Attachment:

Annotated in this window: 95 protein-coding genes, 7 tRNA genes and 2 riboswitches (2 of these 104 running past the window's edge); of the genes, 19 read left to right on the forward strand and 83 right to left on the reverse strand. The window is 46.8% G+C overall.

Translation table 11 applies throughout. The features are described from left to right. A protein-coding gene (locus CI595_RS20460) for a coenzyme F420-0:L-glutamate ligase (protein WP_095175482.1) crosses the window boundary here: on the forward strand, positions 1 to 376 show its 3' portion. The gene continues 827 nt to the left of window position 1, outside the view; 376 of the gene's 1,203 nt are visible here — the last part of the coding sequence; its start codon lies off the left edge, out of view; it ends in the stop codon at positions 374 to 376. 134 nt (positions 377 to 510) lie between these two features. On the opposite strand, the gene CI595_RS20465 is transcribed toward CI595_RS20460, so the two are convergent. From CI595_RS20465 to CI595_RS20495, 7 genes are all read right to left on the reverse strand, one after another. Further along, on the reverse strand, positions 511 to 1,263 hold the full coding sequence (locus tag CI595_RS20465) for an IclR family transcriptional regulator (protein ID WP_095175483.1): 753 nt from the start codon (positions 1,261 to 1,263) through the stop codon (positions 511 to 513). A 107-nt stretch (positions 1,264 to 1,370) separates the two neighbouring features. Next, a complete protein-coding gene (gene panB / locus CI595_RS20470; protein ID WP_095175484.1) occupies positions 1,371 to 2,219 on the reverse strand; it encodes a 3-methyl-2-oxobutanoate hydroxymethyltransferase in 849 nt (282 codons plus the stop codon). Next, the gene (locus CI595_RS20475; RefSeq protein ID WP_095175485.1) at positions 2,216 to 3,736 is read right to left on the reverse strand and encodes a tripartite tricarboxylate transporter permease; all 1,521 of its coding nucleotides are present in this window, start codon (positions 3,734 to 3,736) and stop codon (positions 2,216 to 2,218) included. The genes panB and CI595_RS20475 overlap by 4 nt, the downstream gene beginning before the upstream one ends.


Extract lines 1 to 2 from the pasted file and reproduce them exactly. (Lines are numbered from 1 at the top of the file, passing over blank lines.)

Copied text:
Annotated in this window: 95 protein-coding genes, 7 tRNA genes and 2 riboswitches (2 of these 104 running past the window's edge); of the genes, 19 read left to right on the forward strand and 83 right to left on the reverse strand. The window is 46.8% G+C overall.

Translation table 11 applies throughout. The features are described from left to right. A protein-coding gene (locus CI595_RS20460) for a coenzyme F420-0:L-glutamate ligase (protein WP_095175482.1) crosses the window boundary here: on the forward strand, positions 1 to 376 show its 3' portion. The gene continues 827 nt to the left of window position 1, outside the view; 376 of the gene's 1,203 nt are visible here — the last part of the coding sequence; its start codon lies off the left edge, out of view; it ends in the stop codon at positions 374 to 376. 134 nt (positions 377 to 510) lie between these two features. On the opposite strand, the gene CI595_RS20465 is transcribed toward CI595_RS20460, so the two are convergent. From CI595_RS20465 to CI595_RS20495, 7 genes are all read right to left on the reverse strand, one after another. Further along, on the reverse strand, positions 511 to 1,263 hold the full coding sequence (locus tag CI595_RS20465) for an IclR family transcriptional regulator (protein ID WP_095175483.1): 753 nt from the start codon (positions 1,261 to 1,263) through the stop codon (positions 511 to 513). A 107-nt stretch (positions 1,264 to 1,370) separates the two neighbouring features. Next, a complete protein-coding gene (gene panB / locus CI595_RS20470; protein ID WP_095175484.1) occupies positions 1,371 to 2,219 on the reverse strand; it encodes a 3-methyl-2-oxobutanoate hydroxymethyltransferase in 849 nt (282 codons plus the stop codon). Next, the gene (locus CI595_RS20475; RefSeq protein ID WP_095175485.1) at positions 2,216 to 3,736 is read right to left on the reverse strand and encodes a tripartite tricarboxylate transporter permease; all 1,521 of its coding nucleotides are present in this window, start codon (positions 3,734 to 3,736) and stop codon (positions 2,216 to 2,218) included. The genes panB and CI595_RS20475 overlap by 4 nt, the downstream gene beginning before the upstream one ends.